A Short History of the City of Bhopal

Bhopal is a city in central India, and the capital of the state of Madhya Pradesh. It is roughly 360 miles south of the Indian capital, New Delhi, and has a population today that approaches 1.5 million. Bhopal’s population was only 850,000 in 1984 when, as a result of the Union Carbide gas leak, half a million people were exposed to deadly chemicals.


The capital of Madhya Pradesh, Bhopal was built on the site of the 11th Century City of Bhojpal, founded by the Parmara King Bhoj (1000-1055). The city was originally known as Bhojpal, named after Bhoj and the dam (‘pal’) that he is said to have constructed to form the lakes surrounding Bhopal.

The present city of Bhopal was founded by one of Emperor Aurangzeb’s Afghan soldiers Dost Mohammed Khan, who took advantage of the chaos that followed Aurangzeb’s death in 1707 and managed to establish his small kingdom in Bhopal. Although the kingdom was small, it survived several wars and became a princely state in British India in 1818.

The upper lake of Bhopal. Pastels by Jeff Stride, used with permission.

Bhopal reached its height of culture, arts and public works under the enlightened rule of the Begums, a 19th century dynasty of Muslim women. Although not officially recognized as a Begum, Mamola Bai (1744-95) ruled for 50 years from ‘behind the curtain’ (purdah) on behalf of her late husband’s ineffective sons.

The accepted rule of the Begums dates from the accession of the 18-year-old Qudsia Begum (1819-37), who seized control after the assassination of her husband. Although she was illiterate, she was brave and refused to follow the purdah tradition. She declared that her 2 year old daughter Sikander would follow her as the ruler of Bhopal, and none of the male family members dared challenge her decision. She was legendary for the care that she took of her subjects, eating her meals only after receiving the news every night that all her subjects had taken meals. She also invested in public works, building the Jama Masjid of Bhopal and a beautiful palace, the Gohar Mahal. Qudsia carefully prepared her daughter Sikandar to rule, laying the foundations for what would become Bhopal’s golden age.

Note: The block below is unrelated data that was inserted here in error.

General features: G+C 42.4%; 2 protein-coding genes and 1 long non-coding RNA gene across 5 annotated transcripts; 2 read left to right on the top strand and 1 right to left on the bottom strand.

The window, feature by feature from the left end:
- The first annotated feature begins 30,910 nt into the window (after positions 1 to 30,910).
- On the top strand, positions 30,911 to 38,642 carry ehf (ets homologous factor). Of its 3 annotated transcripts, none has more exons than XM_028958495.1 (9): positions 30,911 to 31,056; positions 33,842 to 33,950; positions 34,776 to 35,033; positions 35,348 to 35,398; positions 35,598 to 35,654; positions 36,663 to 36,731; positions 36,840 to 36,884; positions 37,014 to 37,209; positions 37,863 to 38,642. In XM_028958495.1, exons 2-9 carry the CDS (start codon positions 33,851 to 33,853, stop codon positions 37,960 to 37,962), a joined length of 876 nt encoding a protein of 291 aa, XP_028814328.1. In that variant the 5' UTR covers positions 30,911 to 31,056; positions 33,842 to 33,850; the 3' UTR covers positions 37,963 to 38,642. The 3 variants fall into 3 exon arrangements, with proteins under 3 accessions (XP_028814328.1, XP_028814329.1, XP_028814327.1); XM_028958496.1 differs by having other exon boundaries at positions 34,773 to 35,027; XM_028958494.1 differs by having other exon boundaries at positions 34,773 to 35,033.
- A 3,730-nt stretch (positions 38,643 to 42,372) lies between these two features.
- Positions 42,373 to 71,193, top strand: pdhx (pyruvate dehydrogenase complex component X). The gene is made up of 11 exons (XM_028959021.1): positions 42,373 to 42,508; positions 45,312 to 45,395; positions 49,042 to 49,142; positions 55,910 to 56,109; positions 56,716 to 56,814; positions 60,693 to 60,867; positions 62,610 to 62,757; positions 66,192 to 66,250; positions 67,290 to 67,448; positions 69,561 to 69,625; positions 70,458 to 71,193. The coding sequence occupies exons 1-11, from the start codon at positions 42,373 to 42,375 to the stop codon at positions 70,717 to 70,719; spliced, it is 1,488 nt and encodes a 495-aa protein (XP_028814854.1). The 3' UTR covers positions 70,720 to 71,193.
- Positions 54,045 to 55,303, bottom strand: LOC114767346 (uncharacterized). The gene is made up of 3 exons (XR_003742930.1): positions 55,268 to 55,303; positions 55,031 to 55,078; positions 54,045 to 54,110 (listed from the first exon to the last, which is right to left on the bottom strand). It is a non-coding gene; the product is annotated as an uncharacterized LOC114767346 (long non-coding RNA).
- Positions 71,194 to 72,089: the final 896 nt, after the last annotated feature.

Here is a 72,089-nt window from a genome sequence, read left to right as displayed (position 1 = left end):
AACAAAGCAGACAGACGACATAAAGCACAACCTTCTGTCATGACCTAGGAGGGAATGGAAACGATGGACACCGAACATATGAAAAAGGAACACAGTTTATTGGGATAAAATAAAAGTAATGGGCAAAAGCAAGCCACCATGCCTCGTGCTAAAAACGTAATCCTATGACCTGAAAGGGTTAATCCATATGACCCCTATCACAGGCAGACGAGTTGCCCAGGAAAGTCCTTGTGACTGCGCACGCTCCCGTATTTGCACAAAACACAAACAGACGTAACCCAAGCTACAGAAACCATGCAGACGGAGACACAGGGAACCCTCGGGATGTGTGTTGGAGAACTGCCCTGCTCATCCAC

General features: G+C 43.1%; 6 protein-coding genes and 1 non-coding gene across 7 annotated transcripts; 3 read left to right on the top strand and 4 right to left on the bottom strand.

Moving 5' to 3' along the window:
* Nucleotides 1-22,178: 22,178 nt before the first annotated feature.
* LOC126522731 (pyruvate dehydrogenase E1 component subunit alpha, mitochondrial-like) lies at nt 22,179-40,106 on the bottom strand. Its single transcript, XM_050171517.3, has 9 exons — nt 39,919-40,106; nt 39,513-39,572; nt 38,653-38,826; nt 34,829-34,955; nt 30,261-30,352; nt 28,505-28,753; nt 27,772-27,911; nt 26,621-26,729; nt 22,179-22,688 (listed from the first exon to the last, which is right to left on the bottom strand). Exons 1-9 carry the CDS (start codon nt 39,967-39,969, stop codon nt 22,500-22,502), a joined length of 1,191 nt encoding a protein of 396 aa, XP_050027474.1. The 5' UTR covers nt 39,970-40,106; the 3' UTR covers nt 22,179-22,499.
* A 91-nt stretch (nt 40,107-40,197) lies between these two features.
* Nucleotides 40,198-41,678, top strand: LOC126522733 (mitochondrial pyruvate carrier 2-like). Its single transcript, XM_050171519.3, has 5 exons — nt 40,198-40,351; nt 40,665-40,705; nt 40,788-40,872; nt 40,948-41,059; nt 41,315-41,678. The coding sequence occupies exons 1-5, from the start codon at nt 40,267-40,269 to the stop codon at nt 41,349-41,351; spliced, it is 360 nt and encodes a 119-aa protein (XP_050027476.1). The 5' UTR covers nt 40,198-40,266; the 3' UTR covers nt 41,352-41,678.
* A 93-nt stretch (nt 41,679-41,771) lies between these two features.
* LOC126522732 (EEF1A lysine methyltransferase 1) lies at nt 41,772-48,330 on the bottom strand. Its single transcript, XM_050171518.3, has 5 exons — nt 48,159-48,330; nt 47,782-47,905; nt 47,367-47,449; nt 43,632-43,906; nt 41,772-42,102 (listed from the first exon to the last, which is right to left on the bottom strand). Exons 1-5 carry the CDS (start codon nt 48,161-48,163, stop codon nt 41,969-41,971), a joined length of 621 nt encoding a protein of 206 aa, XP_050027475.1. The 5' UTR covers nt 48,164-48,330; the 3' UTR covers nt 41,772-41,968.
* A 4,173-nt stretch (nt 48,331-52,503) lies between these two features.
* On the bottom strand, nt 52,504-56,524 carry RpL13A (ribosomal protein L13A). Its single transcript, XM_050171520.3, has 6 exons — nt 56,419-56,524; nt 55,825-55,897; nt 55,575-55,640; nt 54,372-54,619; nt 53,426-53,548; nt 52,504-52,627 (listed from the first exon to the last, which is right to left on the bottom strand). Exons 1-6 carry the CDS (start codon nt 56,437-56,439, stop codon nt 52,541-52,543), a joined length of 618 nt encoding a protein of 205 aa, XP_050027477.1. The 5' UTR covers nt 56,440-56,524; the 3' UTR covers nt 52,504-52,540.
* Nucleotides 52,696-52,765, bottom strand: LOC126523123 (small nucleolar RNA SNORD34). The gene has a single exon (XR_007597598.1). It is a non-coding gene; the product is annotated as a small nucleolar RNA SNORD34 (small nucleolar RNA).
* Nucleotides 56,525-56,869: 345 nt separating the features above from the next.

Shah Jehan Begum
Sikander Begum

In 1844, Sikander Begum (1844-68) rose to power. Her name, which means ‘Alexander the Great’ in Arabic, proved prophetic in its description of her physical power and courage. Sikander was trained in the martial arts, fought in many battles, and never observed the purdah. During the Indian rebellion of 1857, she sided with the British and crushed those who revolted against them. However Sikander was also an enlightened modernist and a reformer, presiding over administrative, social and educational reform that made Bhopal a haven for scholarship and culture and a centre for building, arts and crafts.

Her successor, Shah Jahan Begum (1868-1901) proved a marked contrast to her powerful mother but she still left a considerable mark in architecture, music, poetry and the arts. In fact, like her Mughal namesake emperor Shah Jahan, she bore a particular passion for architecture, and invested heavily in a series of elaborate public works that beautified the city.

Sultan Jahan Begum, daughter of Shah Jahan Begum, succeeded her in 1901, ruling until the succession of her son (and the end of the Begums) in 1926.

Taj-ul-Masjid, the largest mosque in India. Pastels by Jeff Stride, used with permission.

She further advanced the emancipation of women and established a modern municipal system. She had her own palace Sardar Manzil, but she preferred the quiet and serene environment at the outskirts of the city. She developed her own walled mini-city, named Ahmedabad after her late husband (not to be confused with Ahmedabad, Gujarat). Sultan Jahan combined Muslim piety with ardent reform and became an international figure as first president of the All India Conference on Education and first chancellor of the Muslim University of Aligarh.

The peaceful rule of Begums led to the rise of a unique mixed culture in Bhopal. The Hindus were given important administrative positions in the state. This led to communal peace and a cosmopolitan culture took its roots. Even the Pathans, famous for their roughness and soldier-like nature, acquired a taste of culture and indulged in poetry, arts and literature.

Today, Bhopal remains a city of considerable beauty. The two lakes of Bhopal still dominate the city; bordered along their shores are the old city with its marketplaces, magnificent mosques and palaces, and the new city with its verdant, exquisitely laid out parks and gardens, broad avenues and streamlined modern buildings.


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